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Edinburgh Fringe 2016 Review: Fur Elise

Fur Elise is a fragile, funny and lovable fairy-tale, writes Chris Owen

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Credit: York DramaSoc


York Drama Soc's Fur Elise might well be the best example of a show at this year's Fringe achieving affectation - and a little bit of Festival buzz - through deft execution of a simple concept. This hour-long Parisian fairy tale, told through mime and a splash of subtitling, is fragile, funny and lovable - a refreshingly honest face in all the irony and allegory of the world of Fringe theatre.

Francois, a mime artist down on his luck, is hapless and hopelessly in love with Elise, the unavailable, unobtainable passer-by. At the heart of the play sits this distance, brought to life by the hustle and bother of his daily life and the sad stillness of her's. Both lead actors manage to convey range within the parameters of the play-world, which is no mean feat in a black-and-white land made entirely of mime.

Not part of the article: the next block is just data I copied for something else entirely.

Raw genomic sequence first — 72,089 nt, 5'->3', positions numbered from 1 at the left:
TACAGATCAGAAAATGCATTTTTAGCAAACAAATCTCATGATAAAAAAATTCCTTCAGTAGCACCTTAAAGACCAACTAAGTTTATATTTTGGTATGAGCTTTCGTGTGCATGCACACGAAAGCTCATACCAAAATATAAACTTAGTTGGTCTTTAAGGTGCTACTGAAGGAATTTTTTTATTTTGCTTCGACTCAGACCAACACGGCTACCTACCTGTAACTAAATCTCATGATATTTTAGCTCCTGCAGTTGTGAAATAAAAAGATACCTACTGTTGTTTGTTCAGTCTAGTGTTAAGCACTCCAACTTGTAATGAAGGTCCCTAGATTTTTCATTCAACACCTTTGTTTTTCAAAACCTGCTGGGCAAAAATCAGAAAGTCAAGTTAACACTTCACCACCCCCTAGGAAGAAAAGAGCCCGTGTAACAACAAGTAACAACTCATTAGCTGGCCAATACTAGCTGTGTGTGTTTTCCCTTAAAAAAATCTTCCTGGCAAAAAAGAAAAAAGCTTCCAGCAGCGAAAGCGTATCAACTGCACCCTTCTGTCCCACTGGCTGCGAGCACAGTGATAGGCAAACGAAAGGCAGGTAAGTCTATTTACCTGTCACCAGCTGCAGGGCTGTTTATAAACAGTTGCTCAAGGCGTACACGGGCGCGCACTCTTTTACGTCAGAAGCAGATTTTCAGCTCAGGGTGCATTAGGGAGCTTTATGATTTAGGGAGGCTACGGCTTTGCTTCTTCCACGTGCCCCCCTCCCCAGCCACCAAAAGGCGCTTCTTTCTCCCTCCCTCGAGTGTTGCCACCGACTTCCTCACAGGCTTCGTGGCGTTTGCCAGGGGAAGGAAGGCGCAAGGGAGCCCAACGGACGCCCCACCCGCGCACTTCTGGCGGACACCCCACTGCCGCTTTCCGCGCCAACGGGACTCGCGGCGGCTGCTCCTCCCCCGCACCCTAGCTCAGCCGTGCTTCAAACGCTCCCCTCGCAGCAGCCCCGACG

However it's the supporting cast - something of a misnomer, given that they're rarely off-stage - and superb direction thereof, that really give the piece its kick. Assembling fireplaces, rowboats, balconies and prison cells, taking on the task of bothersome dog, disgruntled wedding guest and mirror reflection, the energy and concentration of these four or five everymen and women provides the zing that takes the production up a level, from sweet and cutesy to knife-sharp and charismatic.

The end-note of the piece is its weakest and doesn't quite provide a satisfying resolution, but there's so much fun had getting there that this doesn't detract from the consistently successful telling of an entirely endearing story. If you're looking for something tongue-in-cheek and charming to start your day at the Fringe - not least with a great classical score - look no further than Fur Elise.


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